In this true story, a boy born with a hideous face learns to not only accept himself, but help others see him for what he is.
*Ugly: a Memoir by Robert Hoge. Viking, 2016, 200 pages
Reading Level: Middle grades, 8-10
Recommended for: all ages
When we come together in groups, we make amazing things. Our admission ticket into these groups is not our thoughts or feelings. Our faces are our tickets. Our faces let us look out and know others and let them know us.
When he was born, the fifth child of working-class parents in Brisbane, Australia, his mother didn’t want him. A huge tumor took up half the baby’s face, forcing his eyes apart and robbing him of a nose, and his little legs were terribly misshapen. It took a few days for his mother to even look at him, but once she did, love took over. That was Robert’s first big break, and his second was the unanimous vote of his father and siblings to bring him home. Surgeries and struggles followed, but his family never wavered and as Robert grew in years, courage and resilience increased. He learned early on how to manage peers who were repulsed by him, but sometimes adult insensitivity and cruelty could reduce him to tears. One of his great disappointments in early life was physical prowess: his love of sports and competition seemed stymied by his legs until he discovered bowls, an English lawn game with a long history, and a dedicated coach who became a mentor, friend, and grandfather-figure. At the age of fourteen he faced a life-changing choice.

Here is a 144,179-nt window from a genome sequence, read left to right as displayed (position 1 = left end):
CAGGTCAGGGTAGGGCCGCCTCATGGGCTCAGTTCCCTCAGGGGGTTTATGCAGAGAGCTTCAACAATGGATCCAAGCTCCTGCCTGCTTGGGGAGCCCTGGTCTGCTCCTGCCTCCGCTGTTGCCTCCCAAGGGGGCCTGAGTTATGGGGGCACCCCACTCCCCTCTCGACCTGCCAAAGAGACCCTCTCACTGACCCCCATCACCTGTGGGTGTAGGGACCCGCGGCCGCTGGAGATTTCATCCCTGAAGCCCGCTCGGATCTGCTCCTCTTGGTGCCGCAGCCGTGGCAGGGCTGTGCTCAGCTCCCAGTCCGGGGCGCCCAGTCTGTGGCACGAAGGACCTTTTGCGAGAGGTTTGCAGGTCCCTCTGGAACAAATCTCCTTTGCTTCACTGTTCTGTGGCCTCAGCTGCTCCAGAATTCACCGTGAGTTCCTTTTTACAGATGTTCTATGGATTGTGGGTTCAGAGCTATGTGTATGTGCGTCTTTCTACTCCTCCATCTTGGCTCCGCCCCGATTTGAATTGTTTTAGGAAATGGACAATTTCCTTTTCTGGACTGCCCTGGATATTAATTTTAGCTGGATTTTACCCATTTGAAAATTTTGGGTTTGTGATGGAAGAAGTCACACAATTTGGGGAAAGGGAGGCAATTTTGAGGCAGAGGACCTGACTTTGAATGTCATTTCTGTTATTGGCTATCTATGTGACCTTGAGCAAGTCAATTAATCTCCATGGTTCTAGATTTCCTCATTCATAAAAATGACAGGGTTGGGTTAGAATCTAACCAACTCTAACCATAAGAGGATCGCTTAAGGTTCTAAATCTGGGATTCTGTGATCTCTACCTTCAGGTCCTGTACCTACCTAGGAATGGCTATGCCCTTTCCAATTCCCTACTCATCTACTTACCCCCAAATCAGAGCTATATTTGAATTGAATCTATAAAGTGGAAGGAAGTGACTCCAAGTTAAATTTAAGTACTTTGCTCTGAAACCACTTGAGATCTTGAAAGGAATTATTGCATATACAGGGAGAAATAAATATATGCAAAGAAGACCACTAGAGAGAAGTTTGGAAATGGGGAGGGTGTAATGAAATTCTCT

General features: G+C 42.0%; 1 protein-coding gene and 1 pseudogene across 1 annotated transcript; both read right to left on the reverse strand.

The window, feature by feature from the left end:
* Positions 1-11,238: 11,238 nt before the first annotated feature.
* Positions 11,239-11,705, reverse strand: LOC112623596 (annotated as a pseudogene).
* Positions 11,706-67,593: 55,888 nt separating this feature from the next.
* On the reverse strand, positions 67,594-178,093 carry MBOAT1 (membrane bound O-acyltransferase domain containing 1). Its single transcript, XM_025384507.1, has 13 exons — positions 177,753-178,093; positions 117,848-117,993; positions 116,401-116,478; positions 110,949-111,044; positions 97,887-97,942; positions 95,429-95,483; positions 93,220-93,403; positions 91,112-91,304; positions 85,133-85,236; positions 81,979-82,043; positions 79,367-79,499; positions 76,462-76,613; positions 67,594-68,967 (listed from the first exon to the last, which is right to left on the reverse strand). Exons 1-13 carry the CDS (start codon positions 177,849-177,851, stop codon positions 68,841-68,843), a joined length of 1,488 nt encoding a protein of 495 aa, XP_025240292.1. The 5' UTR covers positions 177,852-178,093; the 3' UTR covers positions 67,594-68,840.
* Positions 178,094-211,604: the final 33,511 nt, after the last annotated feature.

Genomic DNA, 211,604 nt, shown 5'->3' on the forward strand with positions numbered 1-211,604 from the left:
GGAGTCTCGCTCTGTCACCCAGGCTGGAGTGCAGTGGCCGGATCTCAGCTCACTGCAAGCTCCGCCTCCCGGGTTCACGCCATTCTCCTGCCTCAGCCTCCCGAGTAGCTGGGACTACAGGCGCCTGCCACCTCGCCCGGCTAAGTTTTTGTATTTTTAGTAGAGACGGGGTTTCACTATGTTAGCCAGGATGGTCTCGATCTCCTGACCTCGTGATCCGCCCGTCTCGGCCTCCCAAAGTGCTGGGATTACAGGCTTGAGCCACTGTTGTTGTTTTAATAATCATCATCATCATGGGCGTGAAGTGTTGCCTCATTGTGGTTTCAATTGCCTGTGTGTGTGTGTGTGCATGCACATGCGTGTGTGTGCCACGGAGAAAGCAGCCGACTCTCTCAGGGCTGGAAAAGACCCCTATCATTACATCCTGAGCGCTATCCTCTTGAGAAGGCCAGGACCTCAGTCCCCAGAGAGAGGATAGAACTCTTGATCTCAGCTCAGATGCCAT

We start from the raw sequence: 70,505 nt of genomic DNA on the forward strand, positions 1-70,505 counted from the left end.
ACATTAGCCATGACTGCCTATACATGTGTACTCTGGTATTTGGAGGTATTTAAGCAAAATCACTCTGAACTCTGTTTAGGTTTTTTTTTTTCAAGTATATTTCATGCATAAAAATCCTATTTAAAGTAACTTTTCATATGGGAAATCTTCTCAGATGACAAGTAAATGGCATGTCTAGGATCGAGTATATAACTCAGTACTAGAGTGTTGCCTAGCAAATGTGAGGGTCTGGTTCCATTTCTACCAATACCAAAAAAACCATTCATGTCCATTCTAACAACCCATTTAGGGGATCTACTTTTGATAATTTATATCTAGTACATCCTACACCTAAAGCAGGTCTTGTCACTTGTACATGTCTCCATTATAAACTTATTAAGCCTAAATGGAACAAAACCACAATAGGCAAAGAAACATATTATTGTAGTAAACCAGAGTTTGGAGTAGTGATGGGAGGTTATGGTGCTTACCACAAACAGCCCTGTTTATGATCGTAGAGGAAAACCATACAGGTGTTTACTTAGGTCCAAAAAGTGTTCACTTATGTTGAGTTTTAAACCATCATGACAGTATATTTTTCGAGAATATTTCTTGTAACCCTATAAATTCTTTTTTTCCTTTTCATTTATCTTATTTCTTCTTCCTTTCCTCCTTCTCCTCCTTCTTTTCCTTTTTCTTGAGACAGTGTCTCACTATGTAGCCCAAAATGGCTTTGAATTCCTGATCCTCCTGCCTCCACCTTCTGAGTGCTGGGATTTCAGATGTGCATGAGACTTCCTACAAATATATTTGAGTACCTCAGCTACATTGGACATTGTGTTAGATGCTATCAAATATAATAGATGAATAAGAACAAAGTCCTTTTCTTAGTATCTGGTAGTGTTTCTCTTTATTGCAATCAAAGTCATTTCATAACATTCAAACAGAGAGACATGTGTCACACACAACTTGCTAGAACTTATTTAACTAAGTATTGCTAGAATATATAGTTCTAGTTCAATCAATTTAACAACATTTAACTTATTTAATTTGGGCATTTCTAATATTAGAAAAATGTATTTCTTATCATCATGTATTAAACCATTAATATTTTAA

If you read the back flap you’ll know that Robert is a successful adult who’s had a varied, productive career and is married with two daughters. You’ll also know that he’s still ugly, with a face that would leap out in a crowd and linger in your memory. It will inevitably remind children’s book readers of R. J. Palacio’s novel Wonder, but without some of that (otherwise excellent) novel’s heavy moralizing. Ugly is a fast read covering his first fourteen years with a remarkable lack of cloying and self-pity, and the author’s final decision will stun most readers (as it did me). It will also give readers a benchmark for thinking about their own appearance and what lies behind it: “Everyone is uglier than they think. We are all more beautiful too. We all have scars only we can own.”
Cautions: Language (one “hell”)
Overall Rating: 4.75 (out of 5)